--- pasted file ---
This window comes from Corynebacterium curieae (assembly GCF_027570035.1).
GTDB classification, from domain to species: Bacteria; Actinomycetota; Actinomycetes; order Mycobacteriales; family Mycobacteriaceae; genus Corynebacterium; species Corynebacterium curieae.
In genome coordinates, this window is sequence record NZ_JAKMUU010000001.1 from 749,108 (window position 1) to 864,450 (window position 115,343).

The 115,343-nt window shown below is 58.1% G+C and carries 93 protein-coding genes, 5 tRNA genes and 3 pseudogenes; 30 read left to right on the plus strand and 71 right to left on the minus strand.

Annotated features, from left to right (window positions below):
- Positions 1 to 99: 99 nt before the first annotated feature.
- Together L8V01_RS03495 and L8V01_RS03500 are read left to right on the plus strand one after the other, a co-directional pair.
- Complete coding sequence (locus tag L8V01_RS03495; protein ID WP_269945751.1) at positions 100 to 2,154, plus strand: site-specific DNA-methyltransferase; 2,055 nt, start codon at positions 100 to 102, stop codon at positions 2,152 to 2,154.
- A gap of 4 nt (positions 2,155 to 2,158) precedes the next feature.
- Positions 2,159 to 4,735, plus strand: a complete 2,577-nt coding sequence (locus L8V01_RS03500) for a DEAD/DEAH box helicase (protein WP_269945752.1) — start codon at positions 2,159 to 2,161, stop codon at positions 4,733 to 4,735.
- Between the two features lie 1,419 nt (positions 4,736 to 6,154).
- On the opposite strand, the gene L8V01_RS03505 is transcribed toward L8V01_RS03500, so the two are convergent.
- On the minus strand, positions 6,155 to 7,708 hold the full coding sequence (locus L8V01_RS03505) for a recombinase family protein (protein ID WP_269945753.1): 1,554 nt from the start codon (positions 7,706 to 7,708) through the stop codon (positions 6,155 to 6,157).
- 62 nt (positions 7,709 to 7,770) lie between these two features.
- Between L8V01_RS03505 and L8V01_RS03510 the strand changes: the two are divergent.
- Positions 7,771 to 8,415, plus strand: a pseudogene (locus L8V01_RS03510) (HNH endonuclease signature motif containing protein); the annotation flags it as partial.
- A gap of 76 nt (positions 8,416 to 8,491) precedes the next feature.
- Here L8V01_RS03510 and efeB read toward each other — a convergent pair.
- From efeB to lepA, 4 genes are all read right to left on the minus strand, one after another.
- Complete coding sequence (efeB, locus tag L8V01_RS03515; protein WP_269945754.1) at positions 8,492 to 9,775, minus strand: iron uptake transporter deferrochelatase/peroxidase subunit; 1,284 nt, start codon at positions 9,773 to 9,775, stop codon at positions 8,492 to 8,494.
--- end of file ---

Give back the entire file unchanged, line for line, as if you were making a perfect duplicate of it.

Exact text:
This window comes from Corynebacterium curieae (assembly GCF_027570035.1).
GTDB classification, from domain to species: Bacteria; Actinomycetota; Actinomycetes; order Mycobacteriales; family Mycobacteriaceae; genus Corynebacterium; species Corynebacterium curieae.
In genome coordinates, this window is sequence record NZ_JAKMUU010000001.1 from 749,108 (window position 1) to 864,450 (window position 115,343).

The 115,343-nt window shown below is 58.1% G+C and carries 93 protein-coding genes, 5 tRNA genes and 3 pseudogenes; 30 read left to right on the plus strand and 71 right to left on the minus strand.

Annotated features, from left to right (window positions below):
- Positions 1 to 99: 99 nt before the first annotated feature.
- Together L8V01_RS03495 and L8V01_RS03500 are read left to right on the plus strand one after the other, a co-directional pair.
- Complete coding sequence (locus tag L8V01_RS03495; protein ID WP_269945751.1) at positions 100 to 2,154, plus strand: site-specific DNA-methyltransferase; 2,055 nt, start codon at positions 100 to 102, stop codon at positions 2,152 to 2,154.
- A gap of 4 nt (positions 2,155 to 2,158) precedes the next feature.
- Positions 2,159 to 4,735, plus strand: a complete 2,577-nt coding sequence (locus L8V01_RS03500) for a DEAD/DEAH box helicase (protein WP_269945752.1) — start codon at positions 2,159 to 2,161, stop codon at positions 4,733 to 4,735.
- Between the two features lie 1,419 nt (positions 4,736 to 6,154).
- On the opposite strand, the gene L8V01_RS03505 is transcribed toward L8V01_RS03500, so the two are convergent.
- On the minus strand, positions 6,155 to 7,708 hold the full coding sequence (locus L8V01_RS03505) for a recombinase family protein (protein ID WP_269945753.1): 1,554 nt from the start codon (positions 7,706 to 7,708) through the stop codon (positions 6,155 to 6,157).
- 62 nt (positions 7,709 to 7,770) lie between these two features.
- Between L8V01_RS03505 and L8V01_RS03510 the strand changes: the two are divergent.
- Positions 7,771 to 8,415, plus strand: a pseudogene (locus L8V01_RS03510) (HNH endonuclease signature motif containing protein); the annotation flags it as partial.
- A gap of 76 nt (positions 8,416 to 8,491) precedes the next feature.
- Here L8V01_RS03510 and efeB read toward each other — a convergent pair.
- From efeB to lepA, 4 genes are all read right to left on the minus strand, one after another.
- Complete coding sequence (efeB, locus tag L8V01_RS03515; protein WP_269945754.1) at positions 8,492 to 9,775, minus strand: iron uptake transporter deferrochelatase/peroxidase subunit; 1,284 nt, start codon at positions 9,773 to 9,775, stop codon at positions 8,492 to 8,494.